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MPs slam 'patronising' MTV show and demand share of ad profits go to Valley charity

David Miliband MP is among a number of MPs that have signed an open letter to MTV lambasting its "flagrant disregard" of people in its reality TV shows and urging the broadcaster to share 5% of its advertising profit from 'The Valleys', the new Welsh reality show, to charity.

The Valleys: MTV reality show attracts complaints from MPs

The Valleys: MTV reality show attracts complaints from MPs

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In the letter, a number of MPs and Welsh Assembly Members have accused MTV of promoting patronising stereotyped images of South Wales and the North East in its TV reality shows, 'Geordie Shore' and 'The Valleys'.

The letter demands that MTV share a proportion of the advertising profits from its latest show, ‘The Valleys’, with a local charity, Valleys Kids, to "show respect" to the area and people.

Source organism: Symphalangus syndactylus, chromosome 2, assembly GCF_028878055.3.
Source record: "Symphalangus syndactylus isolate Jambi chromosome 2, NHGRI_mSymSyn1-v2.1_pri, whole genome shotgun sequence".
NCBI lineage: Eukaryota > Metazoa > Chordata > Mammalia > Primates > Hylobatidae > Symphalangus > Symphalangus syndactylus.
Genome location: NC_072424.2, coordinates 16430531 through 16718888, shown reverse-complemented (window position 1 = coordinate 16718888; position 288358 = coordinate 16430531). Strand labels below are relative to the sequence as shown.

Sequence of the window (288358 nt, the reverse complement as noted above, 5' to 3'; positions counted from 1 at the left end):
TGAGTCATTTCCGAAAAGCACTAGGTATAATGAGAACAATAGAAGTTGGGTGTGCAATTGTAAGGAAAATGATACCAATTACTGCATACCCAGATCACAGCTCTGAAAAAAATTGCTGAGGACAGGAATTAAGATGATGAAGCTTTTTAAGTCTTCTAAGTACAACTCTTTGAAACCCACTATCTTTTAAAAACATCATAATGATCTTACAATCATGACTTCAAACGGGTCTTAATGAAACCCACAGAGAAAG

MPs including: Chi Onwurah; David Miliband; Owen Smith, shadow secretary of state for Wales; and Paul Murphy, former Secretary of State for Wales and Northern Ireland, have signed the letter and  ‘The Valleys are Here’ petition, calling for MTV to donate a share of its advertising profits.

MTV’s Welsh reality show ‘The Valleys’ first aired on 25 September and follows nine young people from the "obscurity" of their Valleys to see if they succeed amidst the hustle and bustle of Cardiff.

Following the launch of the series, Twitter followers including Welsh celebrity Charlotte Church, condemned the series calling it "a horrific representation" of Wales.

James Bevan, co-founder of The Valleys are Here campaign said: "When making and promoting 'The Valleys' - just like 'Geordie Shore' before it – MTV have wheeled out a bunch of negative and patronising stereotypes just so they can make a fast buck."

He said: "We know that 5% of advertising profits from 'The Valleys' will be a drop in the ocean for MTV, who made a fortune off the back of 'Geordie Shore'. However, that cash could make the world of difference to the lives of young people at Valleys Kids."

This article was first published on campaignlive.co.uk

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